You both suggest (I’ll use Noam’s words here) that we should not be “playing the role of arbiter of which ones are valid” — I entirely agree. I don’t believe that it’s necessary or even wise for rOpenSci or a package author to make any comment on data license or copyright validity at all (partly why I didn’t talk about this earlier). My point — and perhaps I didn’t articulate this very well — is that the package author’s role is to communicate the conditions under which the provider is releasing the data. It’s then up to the user to decide if those conditions are applicable or enforceable to their particular use. Those “conditions” might be a formal license, a request for citation, or a “this data is public domain, go nuts” disclaimer.

My view is much the same as your phrasing of “promoting good norms of data citation and a practice of generous and transparent credit” (with which, of course, I entirely agree), but mine perhaps goes slightly beyond that, in the sense that it is protecting package users by drawing their attention to potentially problematic data terms and conditions (or, conversely, helping users to reassure themselves that the data are unencumbered by drawing their attention to the CC0 disclaimer or whatever it might be). Again, the point is not to make a determination on those T&C’s, but simply to make the package user aware of them.

Here’s an example (not to pick on originr, but it provides an illustrative case in point): originr provides access to data from the Global Invasive Species Database. originr isn’t republishing or redistributing these data, it’s simply providing a convenient mechanism for a user to obtain the data, so any terms and conditions relating to data usage apply (in my opinion) to the user, not the package authors. Now, interestingly, the GIISD T&C’s include the clause that “you may not, under any circumstances, repost, redistribute, transmit or sub-license the data in any way, part or form”. An R user might thus, quite unknowingly, download some data via originr and pass it on to someone else, thereby potentially violating that condition. Whether or not that condition is sensible or enforceable is beside the point as far as my argument goes. I simply think that it would be good, routine package author practice to draw the user’s attention to such conditions.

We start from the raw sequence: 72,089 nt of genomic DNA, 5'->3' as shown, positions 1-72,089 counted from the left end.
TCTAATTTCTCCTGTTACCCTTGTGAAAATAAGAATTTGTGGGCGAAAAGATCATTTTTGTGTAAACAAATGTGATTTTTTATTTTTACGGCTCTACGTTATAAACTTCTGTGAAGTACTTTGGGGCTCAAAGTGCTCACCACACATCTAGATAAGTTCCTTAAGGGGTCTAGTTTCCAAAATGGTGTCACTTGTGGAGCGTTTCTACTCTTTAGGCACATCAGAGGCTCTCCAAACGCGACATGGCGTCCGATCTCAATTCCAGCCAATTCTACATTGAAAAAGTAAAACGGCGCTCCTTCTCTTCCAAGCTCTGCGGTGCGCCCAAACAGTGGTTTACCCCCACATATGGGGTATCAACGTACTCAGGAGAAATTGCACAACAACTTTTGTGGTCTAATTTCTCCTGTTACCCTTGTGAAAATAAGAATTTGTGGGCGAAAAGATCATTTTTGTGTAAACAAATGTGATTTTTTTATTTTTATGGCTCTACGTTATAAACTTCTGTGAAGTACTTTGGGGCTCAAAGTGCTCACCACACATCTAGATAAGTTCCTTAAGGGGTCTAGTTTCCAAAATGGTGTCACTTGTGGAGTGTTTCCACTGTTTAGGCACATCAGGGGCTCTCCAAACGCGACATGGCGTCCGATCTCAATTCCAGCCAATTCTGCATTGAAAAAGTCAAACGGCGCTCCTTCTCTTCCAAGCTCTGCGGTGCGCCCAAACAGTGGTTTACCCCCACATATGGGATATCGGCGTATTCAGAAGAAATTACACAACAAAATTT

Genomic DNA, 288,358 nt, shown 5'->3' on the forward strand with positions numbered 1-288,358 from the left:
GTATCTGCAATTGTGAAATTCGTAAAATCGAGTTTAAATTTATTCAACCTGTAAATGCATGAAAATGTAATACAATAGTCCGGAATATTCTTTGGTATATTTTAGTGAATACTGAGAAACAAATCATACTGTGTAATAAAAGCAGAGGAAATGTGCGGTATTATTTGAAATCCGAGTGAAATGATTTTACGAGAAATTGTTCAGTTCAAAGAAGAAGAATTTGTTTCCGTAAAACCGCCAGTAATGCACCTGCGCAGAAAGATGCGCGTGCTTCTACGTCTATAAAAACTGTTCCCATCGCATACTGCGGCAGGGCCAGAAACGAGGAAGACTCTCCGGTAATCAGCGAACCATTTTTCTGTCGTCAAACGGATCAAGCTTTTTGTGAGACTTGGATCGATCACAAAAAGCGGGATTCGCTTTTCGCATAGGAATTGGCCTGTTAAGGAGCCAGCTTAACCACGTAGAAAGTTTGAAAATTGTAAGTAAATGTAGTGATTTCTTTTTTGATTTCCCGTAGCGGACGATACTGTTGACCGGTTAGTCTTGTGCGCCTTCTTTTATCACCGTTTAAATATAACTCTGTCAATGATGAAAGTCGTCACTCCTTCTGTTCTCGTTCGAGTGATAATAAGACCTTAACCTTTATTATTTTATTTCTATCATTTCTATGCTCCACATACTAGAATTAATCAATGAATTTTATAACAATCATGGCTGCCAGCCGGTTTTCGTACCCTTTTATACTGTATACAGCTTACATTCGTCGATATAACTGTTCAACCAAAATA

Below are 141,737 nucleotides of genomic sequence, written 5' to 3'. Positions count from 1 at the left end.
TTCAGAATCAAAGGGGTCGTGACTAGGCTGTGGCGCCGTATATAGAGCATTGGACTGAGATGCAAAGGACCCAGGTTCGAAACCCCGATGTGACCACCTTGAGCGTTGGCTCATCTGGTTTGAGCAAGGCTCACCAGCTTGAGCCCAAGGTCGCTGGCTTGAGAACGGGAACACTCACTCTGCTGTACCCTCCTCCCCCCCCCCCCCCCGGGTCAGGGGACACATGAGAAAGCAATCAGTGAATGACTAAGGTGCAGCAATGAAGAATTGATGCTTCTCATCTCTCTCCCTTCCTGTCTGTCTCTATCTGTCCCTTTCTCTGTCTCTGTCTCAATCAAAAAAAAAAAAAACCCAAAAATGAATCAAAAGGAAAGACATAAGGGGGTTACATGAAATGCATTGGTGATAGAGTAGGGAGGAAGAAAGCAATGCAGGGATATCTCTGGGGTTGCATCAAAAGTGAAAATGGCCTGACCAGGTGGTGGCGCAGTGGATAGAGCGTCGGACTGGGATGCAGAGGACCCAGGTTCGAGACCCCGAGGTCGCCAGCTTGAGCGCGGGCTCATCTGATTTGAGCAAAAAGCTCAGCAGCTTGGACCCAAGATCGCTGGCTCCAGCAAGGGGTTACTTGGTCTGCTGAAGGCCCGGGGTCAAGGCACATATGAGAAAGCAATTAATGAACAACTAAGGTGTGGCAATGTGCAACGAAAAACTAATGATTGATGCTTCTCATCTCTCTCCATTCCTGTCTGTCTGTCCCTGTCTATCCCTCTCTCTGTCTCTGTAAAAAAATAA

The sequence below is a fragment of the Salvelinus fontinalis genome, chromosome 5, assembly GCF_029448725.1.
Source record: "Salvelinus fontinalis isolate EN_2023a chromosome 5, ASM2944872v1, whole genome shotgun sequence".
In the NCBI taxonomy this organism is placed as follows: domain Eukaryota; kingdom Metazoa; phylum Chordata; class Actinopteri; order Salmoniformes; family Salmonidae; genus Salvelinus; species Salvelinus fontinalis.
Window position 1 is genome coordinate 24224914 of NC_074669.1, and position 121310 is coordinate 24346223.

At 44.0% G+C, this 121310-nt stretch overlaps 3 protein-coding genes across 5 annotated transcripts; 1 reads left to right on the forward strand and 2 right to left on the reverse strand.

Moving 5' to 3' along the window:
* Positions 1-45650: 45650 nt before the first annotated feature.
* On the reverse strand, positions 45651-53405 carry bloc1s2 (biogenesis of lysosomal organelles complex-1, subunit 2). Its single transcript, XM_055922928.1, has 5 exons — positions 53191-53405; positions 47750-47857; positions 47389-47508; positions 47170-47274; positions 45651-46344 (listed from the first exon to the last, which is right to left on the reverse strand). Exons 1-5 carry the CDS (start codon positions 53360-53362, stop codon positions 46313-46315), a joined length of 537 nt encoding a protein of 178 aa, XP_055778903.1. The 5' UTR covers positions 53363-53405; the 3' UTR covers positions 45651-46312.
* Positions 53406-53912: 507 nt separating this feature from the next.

#9

Not all the data is in the US though and some are associated with/part of copyrighted materials. BOM does copyright their data here in Australia as bomrang indicates. The CRU data are part of a published paper, etc.

Good discussion to have.


#10

And, interestingly to us non-US folks, while federal US govt data are public domain by default in the US, they are not automatically public domain outside of the US. Hooray for data transparency.


#11

Yeah, startup messages are a tricky one (thus my “consider” adding one phrasing). Nobody likes a deluge of startup messages, hence the packaging guidelines of avoiding them unless they are important. I guess the challenge is deciding on a reasonable definition of “important”. If the data are free to use with no restrictions, is that “important”? Probably not, I’d say. If the data provider threatens prison tems for misuse, is that “important”? Perhaps so, at least in the sense that package users would probably want to know about it. Everything in between, like requests for attribution - are those “important”? There probably isn’t a single, simple answer.


#12

Yes, the restrictions on the GSOD data OUTSIDE the US was something I considered to be important and interesting as a US citizen abroad. The BOM copyright info could likely go in the citation() header as well, I just checked the 3rd party app on my phone. That information is in the “about” that you have to actively open.

Requests for notification and citations, probably not as important and can be in README and citation() headers for sure.


#13

Thanks for the discussion @raymondben - it’s definitely worth talking about